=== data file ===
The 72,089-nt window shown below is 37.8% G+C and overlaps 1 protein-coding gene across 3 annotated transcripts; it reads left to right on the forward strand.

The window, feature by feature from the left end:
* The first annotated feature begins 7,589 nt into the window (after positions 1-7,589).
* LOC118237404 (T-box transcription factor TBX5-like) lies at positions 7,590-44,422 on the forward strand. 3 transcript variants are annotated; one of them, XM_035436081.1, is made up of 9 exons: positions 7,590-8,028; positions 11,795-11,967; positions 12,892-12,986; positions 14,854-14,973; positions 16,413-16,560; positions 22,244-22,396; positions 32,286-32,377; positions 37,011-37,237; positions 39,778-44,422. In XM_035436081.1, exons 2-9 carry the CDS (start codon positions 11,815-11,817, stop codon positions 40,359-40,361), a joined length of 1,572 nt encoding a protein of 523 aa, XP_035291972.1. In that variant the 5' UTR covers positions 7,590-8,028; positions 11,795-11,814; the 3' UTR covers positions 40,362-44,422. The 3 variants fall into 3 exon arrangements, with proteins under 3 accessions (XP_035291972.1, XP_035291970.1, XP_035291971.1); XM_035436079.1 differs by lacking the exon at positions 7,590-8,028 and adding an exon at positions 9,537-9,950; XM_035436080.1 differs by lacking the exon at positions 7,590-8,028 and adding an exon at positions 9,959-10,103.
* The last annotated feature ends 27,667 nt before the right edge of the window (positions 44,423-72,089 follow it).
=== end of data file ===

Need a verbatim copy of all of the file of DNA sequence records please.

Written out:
The 72,089-nt window shown below is 37.8% G+C and overlaps 1 protein-coding gene across 3 annotated transcripts; it reads left to right on the forward strand.

The window, feature by feature from the left end:
* The first annotated feature begins 7,589 nt into the window (after positions 1-7,589).
* LOC118237404 (T-box transcription factor TBX5-like) lies at positions 7,590-44,422 on the forward strand. 3 transcript variants are annotated; one of them, XM_035436081.1, is made up of 9 exons: positions 7,590-8,028; positions 11,795-11,967; positions 12,892-12,986; positions 14,854-14,973; positions 16,413-16,560; positions 22,244-22,396; positions 32,286-32,377; positions 37,011-37,237; positions 39,778-44,422. In XM_035436081.1, exons 2-9 carry the CDS (start codon positions 11,815-11,817, stop codon positions 40,359-40,361), a joined length of 1,572 nt encoding a protein of 523 aa, XP_035291972.1. In that variant the 5' UTR covers positions 7,590-8,028; positions 11,795-11,814; the 3' UTR covers positions 40,362-44,422. The 3 variants fall into 3 exon arrangements, with proteins under 3 accessions (XP_035291972.1, XP_035291970.1, XP_035291971.1); XM_035436079.1 differs by lacking the exon at positions 7,590-8,028 and adding an exon at positions 9,537-9,950; XM_035436080.1 differs by lacking the exon at positions 7,590-8,028 and adding an exon at positions 9,959-10,103.
* The last annotated feature ends 27,667 nt before the right edge of the window (positions 44,423-72,089 follow it).